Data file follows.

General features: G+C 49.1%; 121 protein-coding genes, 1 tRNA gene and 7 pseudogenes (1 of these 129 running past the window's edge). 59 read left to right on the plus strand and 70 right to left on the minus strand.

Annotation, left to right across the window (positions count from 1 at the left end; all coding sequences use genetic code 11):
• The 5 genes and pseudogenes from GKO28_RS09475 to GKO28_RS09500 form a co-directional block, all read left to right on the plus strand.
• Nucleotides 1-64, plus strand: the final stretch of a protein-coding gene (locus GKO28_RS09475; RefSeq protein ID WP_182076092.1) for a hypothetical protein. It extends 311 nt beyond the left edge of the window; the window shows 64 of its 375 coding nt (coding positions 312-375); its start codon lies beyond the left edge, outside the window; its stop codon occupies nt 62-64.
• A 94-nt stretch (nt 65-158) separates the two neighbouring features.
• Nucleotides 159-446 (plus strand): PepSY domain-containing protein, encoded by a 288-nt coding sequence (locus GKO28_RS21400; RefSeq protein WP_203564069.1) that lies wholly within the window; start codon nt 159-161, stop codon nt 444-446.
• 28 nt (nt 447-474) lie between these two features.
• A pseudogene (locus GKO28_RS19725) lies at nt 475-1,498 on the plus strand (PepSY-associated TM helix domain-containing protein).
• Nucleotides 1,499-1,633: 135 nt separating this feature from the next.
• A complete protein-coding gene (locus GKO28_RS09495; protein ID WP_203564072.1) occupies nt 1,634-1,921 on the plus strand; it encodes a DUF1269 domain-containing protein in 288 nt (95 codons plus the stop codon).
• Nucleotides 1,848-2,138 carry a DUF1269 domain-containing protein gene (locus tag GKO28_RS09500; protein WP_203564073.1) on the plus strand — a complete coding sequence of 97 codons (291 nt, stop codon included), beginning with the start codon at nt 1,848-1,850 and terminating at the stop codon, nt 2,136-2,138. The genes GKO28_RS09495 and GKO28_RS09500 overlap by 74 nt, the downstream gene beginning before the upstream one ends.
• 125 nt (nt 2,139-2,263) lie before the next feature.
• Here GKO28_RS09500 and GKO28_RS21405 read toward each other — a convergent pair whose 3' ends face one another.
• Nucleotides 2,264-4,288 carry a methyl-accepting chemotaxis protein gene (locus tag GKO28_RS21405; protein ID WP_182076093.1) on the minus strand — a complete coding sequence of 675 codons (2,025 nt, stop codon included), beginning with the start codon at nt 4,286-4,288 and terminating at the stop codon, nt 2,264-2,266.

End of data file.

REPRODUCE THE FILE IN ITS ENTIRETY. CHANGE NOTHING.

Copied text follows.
General features: G+C 49.1%; 121 protein-coding genes, 1 tRNA gene and 7 pseudogenes (1 of these 129 running past the window's edge). 59 read left to right on the plus strand and 70 right to left on the minus strand.

Annotation, left to right across the window (positions count from 1 at the left end; all coding sequences use genetic code 11):
• The 5 genes and pseudogenes from GKO28_RS09475 to GKO28_RS09500 form a co-directional block, all read left to right on the plus strand.
• Nucleotides 1-64, plus strand: the final stretch of a protein-coding gene (locus GKO28_RS09475; RefSeq protein ID WP_182076092.1) for a hypothetical protein. It extends 311 nt beyond the left edge of the window; the window shows 64 of its 375 coding nt (coding positions 312-375); its start codon lies beyond the left edge, outside the window; its stop codon occupies nt 62-64.
• A 94-nt stretch (nt 65-158) separates the two neighbouring features.
• Nucleotides 159-446 (plus strand): PepSY domain-containing protein, encoded by a 288-nt coding sequence (locus GKO28_RS21400; RefSeq protein WP_203564069.1) that lies wholly within the window; start codon nt 159-161, stop codon nt 444-446.
• 28 nt (nt 447-474) lie between these two features.
• A pseudogene (locus GKO28_RS19725) lies at nt 475-1,498 on the plus strand (PepSY-associated TM helix domain-containing protein).
• Nucleotides 1,499-1,633: 135 nt separating this feature from the next.
• A complete protein-coding gene (locus GKO28_RS09495; protein ID WP_203564072.1) occupies nt 1,634-1,921 on the plus strand; it encodes a DUF1269 domain-containing protein in 288 nt (95 codons plus the stop codon).
• Nucleotides 1,848-2,138 carry a DUF1269 domain-containing protein gene (locus tag GKO28_RS09500; protein WP_203564073.1) on the plus strand — a complete coding sequence of 97 codons (291 nt, stop codon included), beginning with the start codon at nt 1,848-1,850 and terminating at the stop codon, nt 2,136-2,138. The genes GKO28_RS09495 and GKO28_RS09500 overlap by 74 nt, the downstream gene beginning before the upstream one ends.
• 125 nt (nt 2,139-2,263) lie before the next feature.
• Here GKO28_RS09500 and GKO28_RS21405 read toward each other — a convergent pair whose 3' ends face one another.
• Nucleotides 2,264-4,288 carry a methyl-accepting chemotaxis protein gene (locus tag GKO28_RS21405; protein ID WP_182076093.1) on the minus strand — a complete coding sequence of 675 codons (2,025 nt, stop codon included), beginning with the start codon at nt 4,286-4,288 and terminating at the stop codon, nt 2,264-2,266.